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Oct 01

New Zealand, You’ve Been Sanctioned

Superstar Status of Lydia Ko Brought LPGA to New Zealand, But Today Might be about Brooke Henderson

I’ve never been to New Zealand, but members of my immediate family have, and my wife has relatives there. They all come back calling it a green jewel, which makes sense to someone from western Oregon and Washington. Notable golfers from New Zealand are not a recent phenomenon. I grew up in the days of left-hander Bob Charles. These days, I count myself among Lydia Ko’s admirers, and even though she’s not having the sort of year she would like to have, she’s making ever new waves in her home country. She should be and is fairly symbolic of the New Zealand Open, but this year, it’s being elevated into a sanctioned LPGA event. One would think that Ko would stand a good chance of winning the event, and she usually does, but perhaps not this year. I also count myself among the admirers of Canadian Brooke Henderson, and she is making a push at her sixth career win, with the Christchurch area as her venue.

The McKayson New Zealand Open is being played at Windross Farm Golf Club, a few miles outside the city, on what has been described as pristine farmland. Apparently, it used to be a flat potato farm, but I don’t see any potatoes, and not all that much flat, either, It’s a links course, but proves that a good example of that style doesn’t need to be three or four centuries old. In fact, Windross opened last September. Of note is that two New Zealanders designed the course, Brett Thompson and Phil Tatourougi. Officials now have the star and the course with which to make their case to the LPGA, and it wasn’t that hard to sell the idea of a sanctioned tournament in Ko country. It’s supposed to be a full 72 hole event, but Mother Nature has had other ideas. There’s a reason that New Zealand is so green. Just like Oregon, it’s rain that makes it all happen.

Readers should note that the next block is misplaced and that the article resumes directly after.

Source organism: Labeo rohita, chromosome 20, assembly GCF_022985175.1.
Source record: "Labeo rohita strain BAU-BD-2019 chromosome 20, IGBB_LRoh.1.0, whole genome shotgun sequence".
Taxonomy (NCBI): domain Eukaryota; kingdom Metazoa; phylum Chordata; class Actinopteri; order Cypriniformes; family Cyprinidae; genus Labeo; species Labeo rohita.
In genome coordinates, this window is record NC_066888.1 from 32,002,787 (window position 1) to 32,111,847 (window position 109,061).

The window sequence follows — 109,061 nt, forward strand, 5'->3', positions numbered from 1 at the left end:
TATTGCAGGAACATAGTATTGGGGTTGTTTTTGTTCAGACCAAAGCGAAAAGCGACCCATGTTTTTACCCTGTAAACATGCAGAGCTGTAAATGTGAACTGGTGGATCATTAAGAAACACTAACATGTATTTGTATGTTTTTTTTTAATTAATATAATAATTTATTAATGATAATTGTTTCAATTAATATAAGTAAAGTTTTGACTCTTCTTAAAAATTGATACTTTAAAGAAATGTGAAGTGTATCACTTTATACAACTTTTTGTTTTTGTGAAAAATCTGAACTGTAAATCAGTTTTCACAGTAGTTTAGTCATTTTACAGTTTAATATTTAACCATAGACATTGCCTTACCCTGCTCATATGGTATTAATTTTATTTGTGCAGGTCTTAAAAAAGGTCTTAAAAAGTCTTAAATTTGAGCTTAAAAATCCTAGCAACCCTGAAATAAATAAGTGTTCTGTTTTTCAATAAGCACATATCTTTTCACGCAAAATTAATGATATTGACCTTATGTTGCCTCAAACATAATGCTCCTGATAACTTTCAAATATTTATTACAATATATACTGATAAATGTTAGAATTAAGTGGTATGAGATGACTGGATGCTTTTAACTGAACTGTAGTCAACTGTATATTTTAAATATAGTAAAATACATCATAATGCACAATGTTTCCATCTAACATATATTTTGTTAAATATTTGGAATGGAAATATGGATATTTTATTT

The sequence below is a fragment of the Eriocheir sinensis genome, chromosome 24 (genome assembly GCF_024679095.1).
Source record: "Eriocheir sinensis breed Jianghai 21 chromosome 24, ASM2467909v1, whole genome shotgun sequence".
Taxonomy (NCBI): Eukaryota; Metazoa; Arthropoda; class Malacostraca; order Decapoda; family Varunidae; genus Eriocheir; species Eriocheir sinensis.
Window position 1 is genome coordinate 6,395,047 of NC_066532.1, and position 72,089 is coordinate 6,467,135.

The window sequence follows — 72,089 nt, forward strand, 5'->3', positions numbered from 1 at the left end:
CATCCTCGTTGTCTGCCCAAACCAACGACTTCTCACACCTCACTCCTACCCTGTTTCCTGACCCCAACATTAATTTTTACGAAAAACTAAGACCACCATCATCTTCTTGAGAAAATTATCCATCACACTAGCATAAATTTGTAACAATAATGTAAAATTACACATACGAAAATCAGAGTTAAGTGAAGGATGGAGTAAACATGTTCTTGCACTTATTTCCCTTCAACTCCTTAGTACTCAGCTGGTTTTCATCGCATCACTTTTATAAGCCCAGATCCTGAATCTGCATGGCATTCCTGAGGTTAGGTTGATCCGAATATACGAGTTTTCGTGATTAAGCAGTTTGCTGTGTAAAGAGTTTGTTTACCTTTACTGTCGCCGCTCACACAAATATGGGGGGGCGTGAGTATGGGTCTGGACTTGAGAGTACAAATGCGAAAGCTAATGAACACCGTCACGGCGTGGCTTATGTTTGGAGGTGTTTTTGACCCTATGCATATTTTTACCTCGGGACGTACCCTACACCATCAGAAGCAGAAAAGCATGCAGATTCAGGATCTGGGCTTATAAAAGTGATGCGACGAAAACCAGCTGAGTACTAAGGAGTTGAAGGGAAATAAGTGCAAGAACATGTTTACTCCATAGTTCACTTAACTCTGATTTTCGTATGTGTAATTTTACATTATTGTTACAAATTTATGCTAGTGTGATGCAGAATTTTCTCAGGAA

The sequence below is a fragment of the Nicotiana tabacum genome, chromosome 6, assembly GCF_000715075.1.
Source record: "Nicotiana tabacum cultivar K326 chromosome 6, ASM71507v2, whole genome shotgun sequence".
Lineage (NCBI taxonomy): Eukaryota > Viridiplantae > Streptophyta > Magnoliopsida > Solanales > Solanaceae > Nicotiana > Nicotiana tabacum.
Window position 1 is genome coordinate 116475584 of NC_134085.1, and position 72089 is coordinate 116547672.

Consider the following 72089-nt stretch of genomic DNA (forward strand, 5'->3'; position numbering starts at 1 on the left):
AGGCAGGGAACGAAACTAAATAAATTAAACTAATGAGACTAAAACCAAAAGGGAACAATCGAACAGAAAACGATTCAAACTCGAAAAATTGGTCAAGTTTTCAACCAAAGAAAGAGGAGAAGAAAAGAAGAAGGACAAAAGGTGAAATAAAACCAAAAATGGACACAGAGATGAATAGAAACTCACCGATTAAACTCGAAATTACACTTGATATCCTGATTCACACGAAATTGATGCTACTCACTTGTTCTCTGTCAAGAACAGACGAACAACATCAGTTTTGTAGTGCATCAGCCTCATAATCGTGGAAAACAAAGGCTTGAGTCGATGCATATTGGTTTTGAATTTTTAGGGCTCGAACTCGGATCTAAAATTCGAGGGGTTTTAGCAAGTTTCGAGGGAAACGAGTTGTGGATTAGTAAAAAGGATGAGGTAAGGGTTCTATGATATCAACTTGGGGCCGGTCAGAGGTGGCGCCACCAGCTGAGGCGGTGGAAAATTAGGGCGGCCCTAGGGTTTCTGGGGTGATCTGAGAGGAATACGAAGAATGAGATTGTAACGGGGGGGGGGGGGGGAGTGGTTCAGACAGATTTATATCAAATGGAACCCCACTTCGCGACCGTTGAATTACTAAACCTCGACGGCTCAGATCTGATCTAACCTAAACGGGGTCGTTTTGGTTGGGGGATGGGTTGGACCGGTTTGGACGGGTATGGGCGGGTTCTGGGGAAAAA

New Zealand has had its share of misfortunes with weather and earthquakes in recent years, including the city of Christchurch. Tournament officials saw the rain coming in plenty of time, but went ahead anyway. Determined to complete the four rounds, the final day was stopped six holes into the last 18. Henderson, leading by 4 strokes, finished those first few holes at minus 3, and if that continues, the final 12 should be about all she needs for a resounding win. Of course, predicting a golf game is like herding cats, and we can never be sure. Belen Mozo of Spain led the tournament in the third round with an ace, and is still not far off. Come to think of it, Ko isn’t exactly gone, either.

Rain is not uncommon for New Zealand, but it makes me wonder if the idea of climate change will exert a significant effect on normally predictable climes on tour over the coming years. The LPGA is in Asia early on. If monsoon seasons change the calendar or exert themselves in terms of severity, who knows what might happen. The debate will continue, but my interest will perk up when see start seeing snowstorms in Phoenix and coconut groves growing in British Columbia.

Meanwhile, Lydia Ko’s stature in the women’s game has brought the tour to New Zealand, and not a moment too soon. Golf is big there, and the country boasts a lot of beautiful courses. Whether Ko comes through in this year’s event, or Canada takes home the bragging rights – well, we’ll see…as soon as it stops raining.

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About the author

G.F. Skipworth

has spent every available moment playing golf or studying the greats since the 60s, in between world tours as a classical musician, Harvard studies in Government or as the author of a dozen novels. Nicklaus and Snead may be the statistical greats, but Skipworth is a life-long devotee of Gary Player, and considers meeting the South African at the Jeld-Wen to be an unforgettable milestone. His driving passion in golf these days is to raise viewer interest in the LPGA.